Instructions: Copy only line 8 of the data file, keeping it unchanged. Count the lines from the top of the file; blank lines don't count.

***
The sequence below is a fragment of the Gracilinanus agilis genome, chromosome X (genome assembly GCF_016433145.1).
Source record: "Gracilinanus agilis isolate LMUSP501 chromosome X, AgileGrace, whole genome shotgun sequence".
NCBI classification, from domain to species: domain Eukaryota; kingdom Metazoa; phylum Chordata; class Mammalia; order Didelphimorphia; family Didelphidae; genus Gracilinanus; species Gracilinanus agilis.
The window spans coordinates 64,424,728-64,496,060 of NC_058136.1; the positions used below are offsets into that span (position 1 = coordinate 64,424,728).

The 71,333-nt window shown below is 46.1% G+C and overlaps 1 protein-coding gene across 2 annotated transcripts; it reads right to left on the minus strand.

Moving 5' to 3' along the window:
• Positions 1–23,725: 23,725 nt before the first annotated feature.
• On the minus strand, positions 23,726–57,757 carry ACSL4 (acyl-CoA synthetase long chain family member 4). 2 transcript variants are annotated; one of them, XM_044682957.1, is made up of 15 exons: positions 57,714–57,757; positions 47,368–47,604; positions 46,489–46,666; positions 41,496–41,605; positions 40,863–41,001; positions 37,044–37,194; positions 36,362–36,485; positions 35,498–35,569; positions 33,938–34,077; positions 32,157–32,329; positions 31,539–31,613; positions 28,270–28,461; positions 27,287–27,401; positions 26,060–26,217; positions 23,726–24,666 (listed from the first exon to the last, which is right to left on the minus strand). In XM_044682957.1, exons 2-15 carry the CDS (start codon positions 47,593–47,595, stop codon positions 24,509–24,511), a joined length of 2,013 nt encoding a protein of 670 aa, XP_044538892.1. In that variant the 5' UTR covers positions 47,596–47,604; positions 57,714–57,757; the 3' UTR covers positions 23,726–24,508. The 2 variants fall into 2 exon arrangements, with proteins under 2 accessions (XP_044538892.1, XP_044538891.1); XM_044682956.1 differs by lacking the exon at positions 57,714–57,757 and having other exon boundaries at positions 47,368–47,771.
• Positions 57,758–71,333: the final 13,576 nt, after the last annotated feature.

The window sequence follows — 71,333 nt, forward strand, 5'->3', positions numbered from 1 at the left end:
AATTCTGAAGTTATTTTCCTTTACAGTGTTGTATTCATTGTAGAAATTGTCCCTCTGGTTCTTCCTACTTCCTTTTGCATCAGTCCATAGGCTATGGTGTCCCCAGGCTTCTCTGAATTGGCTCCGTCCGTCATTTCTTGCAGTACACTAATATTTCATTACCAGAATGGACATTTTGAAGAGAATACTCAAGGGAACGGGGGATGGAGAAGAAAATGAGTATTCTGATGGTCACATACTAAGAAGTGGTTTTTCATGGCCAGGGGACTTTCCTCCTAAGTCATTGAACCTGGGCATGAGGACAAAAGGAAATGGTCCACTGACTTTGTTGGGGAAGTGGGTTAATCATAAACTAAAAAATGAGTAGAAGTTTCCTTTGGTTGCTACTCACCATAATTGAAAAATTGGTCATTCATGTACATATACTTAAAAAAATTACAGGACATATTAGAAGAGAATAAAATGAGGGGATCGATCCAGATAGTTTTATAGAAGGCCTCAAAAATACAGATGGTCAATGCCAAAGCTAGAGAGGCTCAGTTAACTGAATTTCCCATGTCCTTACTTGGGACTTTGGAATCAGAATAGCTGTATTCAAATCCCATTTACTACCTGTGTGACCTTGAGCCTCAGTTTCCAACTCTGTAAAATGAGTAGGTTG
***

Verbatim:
• On the minus strand, positions 23,726–57,757 carry ACSL4 (acyl-CoA synthetase long chain family member 4). 2 transcript variants are annotated; one of them, XM_044682957.1, is made up of 15 exons: positions 57,714–57,757; positions 47,368–47,604; positions 46,489–46,666; positions 41,496–41,605; positions 40,863–41,001; positions 37,044–37,194; positions 36,362–36,485; positions 35,498–35,569; positions 33,938–34,077; positions 32,157–32,329; positions 31,539–31,613; positions 28,270–28,461; positions 27,287–27,401; positions 26,060–26,217; positions 23,726–24,666 (listed from the first exon to the last, which is right to left on the minus strand). In XM_044682957.1, exons 2-15 carry the CDS (start codon positions 47,593–47,595, stop codon positions 24,509–24,511), a joined length of 2,013 nt encoding a protein of 670 aa, XP_044538892.1. In that variant the 5' UTR covers positions 47,596–47,604; positions 57,714–57,757; the 3' UTR covers positions 23,726–24,508. The 2 variants fall into 2 exon arrangements, with proteins under 2 accessions (XP_044538892.1, XP_044538891.1); XM_044682956.1 differs by lacking the exon at positions 57,714–57,757 and having other exon boundaries at positions 47,368–47,771.